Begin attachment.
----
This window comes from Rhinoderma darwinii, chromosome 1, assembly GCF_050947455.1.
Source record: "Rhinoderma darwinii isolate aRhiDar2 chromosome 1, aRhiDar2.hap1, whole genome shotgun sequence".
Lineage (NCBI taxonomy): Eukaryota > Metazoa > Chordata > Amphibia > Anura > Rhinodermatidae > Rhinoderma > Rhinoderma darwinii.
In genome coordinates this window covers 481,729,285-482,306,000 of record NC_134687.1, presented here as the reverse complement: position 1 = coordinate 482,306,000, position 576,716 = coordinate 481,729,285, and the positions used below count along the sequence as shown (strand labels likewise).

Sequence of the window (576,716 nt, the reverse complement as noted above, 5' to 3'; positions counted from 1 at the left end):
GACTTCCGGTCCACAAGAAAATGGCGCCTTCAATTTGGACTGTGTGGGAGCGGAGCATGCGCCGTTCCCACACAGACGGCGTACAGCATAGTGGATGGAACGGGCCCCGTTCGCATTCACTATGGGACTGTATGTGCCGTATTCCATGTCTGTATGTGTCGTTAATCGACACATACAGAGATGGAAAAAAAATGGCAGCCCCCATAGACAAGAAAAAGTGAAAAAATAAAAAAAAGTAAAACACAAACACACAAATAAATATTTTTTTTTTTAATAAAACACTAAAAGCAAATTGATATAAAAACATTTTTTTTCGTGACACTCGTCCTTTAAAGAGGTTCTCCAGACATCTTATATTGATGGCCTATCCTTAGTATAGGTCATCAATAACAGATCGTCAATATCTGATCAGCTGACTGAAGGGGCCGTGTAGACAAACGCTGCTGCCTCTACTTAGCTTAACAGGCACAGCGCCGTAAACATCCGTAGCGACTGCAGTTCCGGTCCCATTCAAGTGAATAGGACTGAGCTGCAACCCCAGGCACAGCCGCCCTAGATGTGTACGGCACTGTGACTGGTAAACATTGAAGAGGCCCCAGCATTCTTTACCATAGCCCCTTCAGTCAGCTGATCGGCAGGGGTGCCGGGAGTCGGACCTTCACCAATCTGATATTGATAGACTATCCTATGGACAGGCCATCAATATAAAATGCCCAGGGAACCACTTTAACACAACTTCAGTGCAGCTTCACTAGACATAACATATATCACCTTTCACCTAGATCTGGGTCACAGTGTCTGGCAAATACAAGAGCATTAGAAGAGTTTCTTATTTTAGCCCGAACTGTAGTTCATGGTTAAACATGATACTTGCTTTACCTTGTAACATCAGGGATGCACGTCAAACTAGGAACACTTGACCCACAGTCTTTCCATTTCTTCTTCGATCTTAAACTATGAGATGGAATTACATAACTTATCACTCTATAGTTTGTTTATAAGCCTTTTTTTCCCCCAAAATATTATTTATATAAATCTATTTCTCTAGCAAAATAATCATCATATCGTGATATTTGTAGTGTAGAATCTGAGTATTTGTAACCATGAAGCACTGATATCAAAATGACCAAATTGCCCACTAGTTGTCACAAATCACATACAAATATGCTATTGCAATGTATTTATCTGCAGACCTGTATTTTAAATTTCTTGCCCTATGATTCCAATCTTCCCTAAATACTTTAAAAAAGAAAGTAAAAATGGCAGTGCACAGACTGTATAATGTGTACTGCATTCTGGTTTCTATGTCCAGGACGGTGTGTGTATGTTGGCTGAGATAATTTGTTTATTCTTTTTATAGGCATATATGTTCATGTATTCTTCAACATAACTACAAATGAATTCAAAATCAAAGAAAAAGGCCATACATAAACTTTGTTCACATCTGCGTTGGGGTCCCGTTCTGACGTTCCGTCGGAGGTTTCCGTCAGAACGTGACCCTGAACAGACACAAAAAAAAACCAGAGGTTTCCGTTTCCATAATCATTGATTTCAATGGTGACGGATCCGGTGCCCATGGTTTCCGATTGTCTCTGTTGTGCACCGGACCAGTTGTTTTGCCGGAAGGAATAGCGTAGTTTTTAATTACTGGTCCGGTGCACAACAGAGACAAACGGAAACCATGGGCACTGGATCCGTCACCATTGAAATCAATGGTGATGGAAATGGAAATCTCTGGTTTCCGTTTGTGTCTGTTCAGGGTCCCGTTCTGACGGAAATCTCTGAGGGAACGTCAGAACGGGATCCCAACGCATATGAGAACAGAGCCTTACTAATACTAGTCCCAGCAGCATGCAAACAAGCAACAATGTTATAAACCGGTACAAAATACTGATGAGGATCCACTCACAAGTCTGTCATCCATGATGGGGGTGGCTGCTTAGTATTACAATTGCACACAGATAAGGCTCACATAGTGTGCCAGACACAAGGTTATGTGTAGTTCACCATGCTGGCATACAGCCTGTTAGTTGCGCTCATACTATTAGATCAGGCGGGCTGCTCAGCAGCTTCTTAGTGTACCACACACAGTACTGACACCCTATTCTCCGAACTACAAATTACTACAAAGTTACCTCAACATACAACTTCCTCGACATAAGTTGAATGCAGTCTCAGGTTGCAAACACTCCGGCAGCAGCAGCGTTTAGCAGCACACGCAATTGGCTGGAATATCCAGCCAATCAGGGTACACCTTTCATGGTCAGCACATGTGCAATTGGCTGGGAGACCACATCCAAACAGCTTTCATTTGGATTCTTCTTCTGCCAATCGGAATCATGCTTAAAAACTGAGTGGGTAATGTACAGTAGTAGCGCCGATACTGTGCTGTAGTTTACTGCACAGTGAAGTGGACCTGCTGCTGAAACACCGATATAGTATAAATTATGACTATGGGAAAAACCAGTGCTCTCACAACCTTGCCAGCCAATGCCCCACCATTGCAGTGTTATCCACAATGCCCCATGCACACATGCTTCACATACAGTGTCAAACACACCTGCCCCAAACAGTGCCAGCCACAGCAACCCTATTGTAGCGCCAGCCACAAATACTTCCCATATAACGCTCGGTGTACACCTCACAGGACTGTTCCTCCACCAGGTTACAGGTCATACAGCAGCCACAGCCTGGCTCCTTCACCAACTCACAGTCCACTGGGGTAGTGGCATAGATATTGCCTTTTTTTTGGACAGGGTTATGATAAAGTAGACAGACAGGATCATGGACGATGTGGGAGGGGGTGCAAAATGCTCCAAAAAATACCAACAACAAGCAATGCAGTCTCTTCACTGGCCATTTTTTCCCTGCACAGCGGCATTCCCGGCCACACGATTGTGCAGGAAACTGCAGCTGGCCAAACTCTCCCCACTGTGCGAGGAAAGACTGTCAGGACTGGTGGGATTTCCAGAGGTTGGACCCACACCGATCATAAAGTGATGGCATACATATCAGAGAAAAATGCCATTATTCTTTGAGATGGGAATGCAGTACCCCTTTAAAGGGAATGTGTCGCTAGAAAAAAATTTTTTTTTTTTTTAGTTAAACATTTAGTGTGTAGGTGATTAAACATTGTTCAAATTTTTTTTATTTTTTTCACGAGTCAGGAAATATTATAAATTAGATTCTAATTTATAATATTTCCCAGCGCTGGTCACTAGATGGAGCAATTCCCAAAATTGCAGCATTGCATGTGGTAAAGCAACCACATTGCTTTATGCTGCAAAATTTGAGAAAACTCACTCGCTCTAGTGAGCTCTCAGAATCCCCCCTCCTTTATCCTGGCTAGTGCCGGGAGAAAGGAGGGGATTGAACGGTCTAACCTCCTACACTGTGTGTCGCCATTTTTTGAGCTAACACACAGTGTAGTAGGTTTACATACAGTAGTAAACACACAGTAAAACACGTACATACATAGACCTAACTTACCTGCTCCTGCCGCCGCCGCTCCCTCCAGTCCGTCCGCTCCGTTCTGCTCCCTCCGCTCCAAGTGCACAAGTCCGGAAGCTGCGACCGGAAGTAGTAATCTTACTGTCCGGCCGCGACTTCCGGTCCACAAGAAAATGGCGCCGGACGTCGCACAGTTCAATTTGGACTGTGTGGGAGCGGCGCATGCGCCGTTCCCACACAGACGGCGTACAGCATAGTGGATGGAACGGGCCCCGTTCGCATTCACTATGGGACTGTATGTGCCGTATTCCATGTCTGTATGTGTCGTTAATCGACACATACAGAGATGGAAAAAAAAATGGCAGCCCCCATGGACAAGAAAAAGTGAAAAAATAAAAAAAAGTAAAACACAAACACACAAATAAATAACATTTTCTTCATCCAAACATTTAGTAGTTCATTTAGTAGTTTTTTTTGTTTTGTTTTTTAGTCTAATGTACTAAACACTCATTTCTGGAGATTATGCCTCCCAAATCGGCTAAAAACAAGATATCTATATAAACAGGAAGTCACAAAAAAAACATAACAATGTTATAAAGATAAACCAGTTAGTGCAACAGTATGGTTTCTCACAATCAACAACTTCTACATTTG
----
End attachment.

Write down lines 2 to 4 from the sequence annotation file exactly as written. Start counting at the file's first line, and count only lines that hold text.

Source record: "Rhinoderma darwinii isolate aRhiDar2 chromosome 1, aRhiDar2.hap1, whole genome shotgun sequence".
Lineage (NCBI taxonomy): Eukaryota > Metazoa > Chordata > Amphibia > Anura > Rhinodermatidae > Rhinoderma > Rhinoderma darwinii.
In genome coordinates this window covers 481,729,285-482,306,000 of record NC_134687.1, presented here as the reverse complement: position 1 = coordinate 482,306,000, position 576,716 = coordinate 481,729,285, and the positions used below count along the sequence as shown (strand labels likewise).